5. Do go outside if the sun comes out, because it might not be back for months
6. take advantage of the cheap airfare and travel, travel, travel.

7. learn the language. and yes. British is a different language. cheers.


1. cry when you realize you have to walk 15 minutes from your house to the university...especially when people walk 45 minutes and that is considered normal.

2. step off the curb without looking BOTH directions, especially when cars come at you from the wrong side of the rode.

hint: pedestrians do not have the right of way in Europe, in fact, it is an ongoing game if the driver can hit you or not. I'm convinced of this.

3.  smile at every single person you walk fact, don't smile at all, especially if visiting eastern Europe.

4. lock yourself in your home during winter because you hate the cold, otherwise you increase your seasonal depression exponentially and may or may not go crazy.

Nottingham (My University campus)





Nottingham, Wollaton Park

Barcelona, Spain



Frills and thrills guest post

Monday, April 25, 2011

The second guest post is by the sweet Sam from Frills and Thrills. Seeing as I know very little about fashion or rather, I just wear whatever fits and is clean enough (I sound like a boy don't I?), I got this lovely blogger to tell you guys a bit about what to wear in these cold months ahead. Listen to her, she knows what she's talking about.

It's that time of the year again, where we pack away our strappy tops and sandals and fill our closets with warm winter wear. These are some of the trends heating up stores this cold season.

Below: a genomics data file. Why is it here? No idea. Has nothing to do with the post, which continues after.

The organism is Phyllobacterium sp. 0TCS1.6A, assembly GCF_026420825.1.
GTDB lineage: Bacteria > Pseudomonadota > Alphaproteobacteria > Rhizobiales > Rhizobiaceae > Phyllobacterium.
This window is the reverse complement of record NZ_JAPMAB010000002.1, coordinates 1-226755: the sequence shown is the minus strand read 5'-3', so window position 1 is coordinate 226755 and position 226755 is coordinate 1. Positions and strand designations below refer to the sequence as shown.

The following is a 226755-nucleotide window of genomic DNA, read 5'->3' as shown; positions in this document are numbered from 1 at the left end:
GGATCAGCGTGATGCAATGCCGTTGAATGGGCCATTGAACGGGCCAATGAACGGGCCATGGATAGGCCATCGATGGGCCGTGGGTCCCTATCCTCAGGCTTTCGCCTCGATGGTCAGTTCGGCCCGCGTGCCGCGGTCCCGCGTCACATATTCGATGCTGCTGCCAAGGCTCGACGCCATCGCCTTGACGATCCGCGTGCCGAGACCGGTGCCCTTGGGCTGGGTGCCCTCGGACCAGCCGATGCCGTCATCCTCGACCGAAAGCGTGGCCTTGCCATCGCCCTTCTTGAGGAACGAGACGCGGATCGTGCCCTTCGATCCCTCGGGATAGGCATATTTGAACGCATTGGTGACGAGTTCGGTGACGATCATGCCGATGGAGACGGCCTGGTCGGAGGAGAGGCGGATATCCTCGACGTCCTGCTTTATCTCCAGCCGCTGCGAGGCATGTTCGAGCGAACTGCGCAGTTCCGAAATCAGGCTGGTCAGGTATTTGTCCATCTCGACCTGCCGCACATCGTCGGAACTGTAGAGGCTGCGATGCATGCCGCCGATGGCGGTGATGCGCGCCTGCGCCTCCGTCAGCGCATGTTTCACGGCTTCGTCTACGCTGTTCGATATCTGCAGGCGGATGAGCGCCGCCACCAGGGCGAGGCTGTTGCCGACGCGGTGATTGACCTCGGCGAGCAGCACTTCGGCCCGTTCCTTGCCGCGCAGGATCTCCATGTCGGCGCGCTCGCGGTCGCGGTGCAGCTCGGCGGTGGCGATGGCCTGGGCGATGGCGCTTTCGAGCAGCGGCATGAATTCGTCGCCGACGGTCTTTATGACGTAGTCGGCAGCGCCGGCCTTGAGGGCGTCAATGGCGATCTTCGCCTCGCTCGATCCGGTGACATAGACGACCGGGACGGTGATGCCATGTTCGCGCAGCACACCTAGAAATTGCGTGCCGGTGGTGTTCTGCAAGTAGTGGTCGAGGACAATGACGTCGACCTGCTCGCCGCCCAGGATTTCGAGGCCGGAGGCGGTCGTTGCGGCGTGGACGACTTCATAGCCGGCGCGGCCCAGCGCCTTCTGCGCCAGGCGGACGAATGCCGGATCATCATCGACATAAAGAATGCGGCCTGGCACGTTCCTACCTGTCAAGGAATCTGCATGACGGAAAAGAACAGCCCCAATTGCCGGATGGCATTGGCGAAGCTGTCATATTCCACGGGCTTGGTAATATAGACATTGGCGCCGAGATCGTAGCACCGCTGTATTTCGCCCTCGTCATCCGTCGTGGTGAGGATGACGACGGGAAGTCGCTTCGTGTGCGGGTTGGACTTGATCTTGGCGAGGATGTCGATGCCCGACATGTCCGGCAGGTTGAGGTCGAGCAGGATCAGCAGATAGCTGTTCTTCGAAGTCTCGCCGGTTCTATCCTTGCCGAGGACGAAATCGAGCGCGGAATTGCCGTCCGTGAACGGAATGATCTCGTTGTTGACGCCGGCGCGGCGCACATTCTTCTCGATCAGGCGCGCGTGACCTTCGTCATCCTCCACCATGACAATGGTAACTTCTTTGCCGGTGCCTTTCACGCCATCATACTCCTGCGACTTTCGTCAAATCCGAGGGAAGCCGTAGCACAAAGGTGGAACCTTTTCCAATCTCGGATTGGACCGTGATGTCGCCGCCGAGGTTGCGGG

The Colour Palette
Khaki, army green and camel fit in well with this year's military trend. Deeper shades of blue from navy to midnight have been an inherent feature on the international fashion scene. Bold red tones are hot for winter, as seen at Carolina Herrara, Proenza Schouler and Antonio Beradi. Colour blocking is also starting to take off (Lacoste, Gucci). Grey has replaced black as the new neutral.

The Prints
African-inspired prints were seen on both local and international runways. Animal prints from zebra to leopard were shown at Thula Sindi, Kluk, Gucci and Balmain. Add a dash of fierce leopard print to your wardrobe with scarves, belts, bags, jackets or even shoes. Look out for beautiful tribal prints in rich colours. (Kluk/CGDT, Vivienne Westwood).

The Fabrics
Expect to see luxurious fabrics like velvets (Oscar de la Renta, Dolce and Gabbana), faux fur (Errol Arendz, Marc Jacobs, Abigail Betz) and chunky knits (Chloe, Micheal Kors). Lace adds a romantic and feminine twist to outfits. Leather is a winter staple and can be seen on skirts, jackets, pants and boots. (DKNY, Celine, Prada).

The Silhouettes 
The 70's flare – Tired of the skinny leg? You will be pleased to know that the 70's style wide-legged trousers are a Huge Trend this winter. Wear them high-waisted and with heels for a longer silhouette.

The Retro Blouse – soft, billowy blouses paired with the flare-leg pants embody sophisticated 70's glamour.

The A-Line Dress – Channel the ladylike trend with 50's inspired A-line dresses, featuring clinched waists and full skirts.

Maxi's – Skirts and dresses are longer and fuller this season. Choose printed fabrics for a Boho-chic look and warm up with a cropped jacket and boots.

The Peg-Leg Pants – Cropped with a relaxed, looser fit, the peg-leg pants will suit taller girls. It can be paired with a boyfriend blazer, simple tee and brogues for a casual look. Or dress up with heels and a pretty blouse.